NCTM’s Algebra strand emphasizes the following:
- Understand patterns, relations, and functions
- Represent and analyze mathematical situations and structures using algebraic symbols
- Use mathematical models to represent and understand quantitative relationships
The systemic mission of making Texas students Algebra Ready is of significant importance. This is especially true as the state transitions into the State of Texas Assessments of Academic Readiness (STAAR™) in order to drive the cognitive abilities of our students in Mathematics through the Texas Essential Knowledge and Skills (TEKS). The focus must also be on the development of the student to gain the necessary knowledge and skills that are essential for the targeted success of being College and Career Ready, as referenced by the College and Career Readiness Standards and Cross Disciplinary Standards. In order to affect this change, part of the Algebra Readiness program addresses programs that are designed to improve the teachers’ Mathematics content knowledge for instructional effectiveness in supporting struggling learners, while also developing the skills and knowledge of school leaders to facilitate Mathematics instruction that supports the success for all students in the middle grades.
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Across the state, campuses that have been awarded the Algebra Readiness Grant by the Texas Education Agency (TEA) are working with IPSI staff to implement sustaining changes in the actions and behaviors of Mathematics teaching and learning using the research-based key practices listed below.
The goal for these campuses is to increase student achievement in Mathematics at the secondary level with the main focus on strengthening the impact of Mathematics learning and teaching during the middle grades. In this effort, these campuses will ensure all students are high school and college ready, while communicating and sharing these best practice experiences with the entire state.
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The algebraic tenets below are concepts to use when preparing students for high school mathematics. In order to be Algebra Ready students need to be able to understand and use these concepts while in middle school. These five concepts form the basis of Algebra Readiness: algebraic structure, patterns, proportional reasoning, reversibility, and functions.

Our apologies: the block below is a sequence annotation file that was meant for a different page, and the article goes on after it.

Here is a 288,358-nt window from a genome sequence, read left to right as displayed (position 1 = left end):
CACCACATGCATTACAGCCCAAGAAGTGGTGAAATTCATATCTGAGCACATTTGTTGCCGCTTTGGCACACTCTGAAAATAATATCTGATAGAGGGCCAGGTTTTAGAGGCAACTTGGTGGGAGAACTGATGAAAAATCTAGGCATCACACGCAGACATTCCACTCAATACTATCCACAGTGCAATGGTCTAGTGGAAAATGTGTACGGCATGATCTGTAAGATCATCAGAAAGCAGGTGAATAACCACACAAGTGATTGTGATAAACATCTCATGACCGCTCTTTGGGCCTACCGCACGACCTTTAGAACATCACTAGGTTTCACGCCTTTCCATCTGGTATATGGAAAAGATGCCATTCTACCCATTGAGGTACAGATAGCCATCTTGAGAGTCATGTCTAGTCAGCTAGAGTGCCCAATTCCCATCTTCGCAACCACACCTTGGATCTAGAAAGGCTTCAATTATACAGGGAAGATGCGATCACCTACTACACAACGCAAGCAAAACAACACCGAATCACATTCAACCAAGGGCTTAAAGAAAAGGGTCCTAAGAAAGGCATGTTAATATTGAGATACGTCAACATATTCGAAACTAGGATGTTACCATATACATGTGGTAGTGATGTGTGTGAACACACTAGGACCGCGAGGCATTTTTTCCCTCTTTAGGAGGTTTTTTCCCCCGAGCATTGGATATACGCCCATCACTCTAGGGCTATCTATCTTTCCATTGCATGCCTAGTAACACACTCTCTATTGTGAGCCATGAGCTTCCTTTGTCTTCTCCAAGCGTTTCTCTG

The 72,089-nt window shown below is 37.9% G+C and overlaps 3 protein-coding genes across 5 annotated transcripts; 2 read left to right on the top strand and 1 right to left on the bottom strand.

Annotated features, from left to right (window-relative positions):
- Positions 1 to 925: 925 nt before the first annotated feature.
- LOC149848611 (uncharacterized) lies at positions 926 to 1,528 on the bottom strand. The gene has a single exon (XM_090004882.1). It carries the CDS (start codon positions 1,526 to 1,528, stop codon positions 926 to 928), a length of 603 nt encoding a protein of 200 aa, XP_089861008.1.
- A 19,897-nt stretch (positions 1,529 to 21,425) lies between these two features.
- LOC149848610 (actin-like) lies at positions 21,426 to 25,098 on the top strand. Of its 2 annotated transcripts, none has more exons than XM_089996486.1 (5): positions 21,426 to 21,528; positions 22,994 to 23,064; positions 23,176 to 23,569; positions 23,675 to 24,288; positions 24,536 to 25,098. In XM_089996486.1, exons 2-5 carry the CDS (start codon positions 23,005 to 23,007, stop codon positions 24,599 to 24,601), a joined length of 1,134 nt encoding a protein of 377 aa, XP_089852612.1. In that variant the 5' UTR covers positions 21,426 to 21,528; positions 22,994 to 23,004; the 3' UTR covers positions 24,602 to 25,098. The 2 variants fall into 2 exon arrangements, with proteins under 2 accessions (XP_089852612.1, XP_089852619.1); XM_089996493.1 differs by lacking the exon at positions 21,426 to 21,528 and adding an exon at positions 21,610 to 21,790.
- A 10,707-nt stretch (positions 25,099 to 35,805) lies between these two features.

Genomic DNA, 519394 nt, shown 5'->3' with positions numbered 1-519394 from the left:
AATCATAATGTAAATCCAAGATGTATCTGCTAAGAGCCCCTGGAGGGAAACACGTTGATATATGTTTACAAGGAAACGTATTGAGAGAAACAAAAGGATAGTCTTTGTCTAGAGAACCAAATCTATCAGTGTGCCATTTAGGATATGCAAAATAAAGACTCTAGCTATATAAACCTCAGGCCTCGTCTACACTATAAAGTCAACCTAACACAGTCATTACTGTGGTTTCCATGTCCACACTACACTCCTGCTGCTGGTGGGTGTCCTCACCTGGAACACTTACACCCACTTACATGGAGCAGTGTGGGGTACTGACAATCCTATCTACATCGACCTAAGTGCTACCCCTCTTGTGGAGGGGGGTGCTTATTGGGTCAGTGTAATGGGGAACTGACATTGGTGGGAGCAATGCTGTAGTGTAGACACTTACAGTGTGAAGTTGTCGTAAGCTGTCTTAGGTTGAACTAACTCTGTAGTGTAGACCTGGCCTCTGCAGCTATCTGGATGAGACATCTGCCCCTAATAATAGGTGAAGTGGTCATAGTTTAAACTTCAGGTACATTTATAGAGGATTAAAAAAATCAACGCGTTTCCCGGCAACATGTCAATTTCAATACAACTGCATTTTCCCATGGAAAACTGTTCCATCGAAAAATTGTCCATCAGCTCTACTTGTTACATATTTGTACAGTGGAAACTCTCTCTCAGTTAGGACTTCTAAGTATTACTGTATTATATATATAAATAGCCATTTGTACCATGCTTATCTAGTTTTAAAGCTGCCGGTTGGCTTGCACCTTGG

The generalization of arithmetic is a necessary skill when student move toward algebra. The commutative, associative, and distributive properties are used in both arithmetic and algebra. Investigating equivalence relationships with arithmetic can help students understand algebraic equivalence. Students generalize arithmetic through patterns, tables, and graphical representations.
Understanding patterns is an important step as students work toward understanding functional relationships in high school. Students need to identify and extend patterns in order to make predictions and generalizations. Students can also see that patterns in arithmetic are patterns in algebra.
Proportional reasoning is an integral aspect for preparing students for high school mathematics. Opportunities should be provided for students to develop proportional reasoning skills in areas such as percentages, proportions, similarity, and scaling. These opportunities can then be applied to algebra and the real world.
The concept of reversibility is important for high school because of the “doing” and “undoing” that is part of understanding algebraic equations. In middle school, students investigate reversibility with relationships between addition/subtraction and multiplication/division. These investigations lead to understanding reversibility in equations involving the algebraic properties including equality properties, identity properties, and substitution properties.
Understanding functions is vital as students prepare for high school because the algebra framework in Texas is organized with a functions-based approach. Students can be prepared by helping them develop the notion of a variable within a context and mathematically constructing relationships between variables. In addition, students should make connections between the various representations of a function.
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As a catalyst for change, the Instructional Coach will assist and empower Mathematics teachers with the focus of improving instruction to thereby enhance student leaning.
As a central component for facilitating improvement in the instructional processes of teachers, the Mathematics Instructional Coach must be a teacher leader that serves as a guide to ensure that the TEKS are fully implemented in each Mathematics classroom. Additionally, the Mathematics Instructional Coach is the ongoing implementation of Professional Development for the teachers in the form of observation, co-teaching, modeling, collaborative planning, and diagnosing misconceptions in the classroom learning environment.
In order to provide rich learning activities with opportunities for cognitive growth, teachers and students must have ample time with a well-defined focus and structure to explore and investigate learning in Mathematics.
To address the academic needs of disadvantaged students while closing the learning gap between student groups, Mathematics classes must be on average 80 minutes per day, or 400 total minutes in the course of a week. This will provide students ample time to investigate on, experiment and test conjectures over Mathematical content while providing the teacher with continuous opportunity for assessment and evaluation of student progress.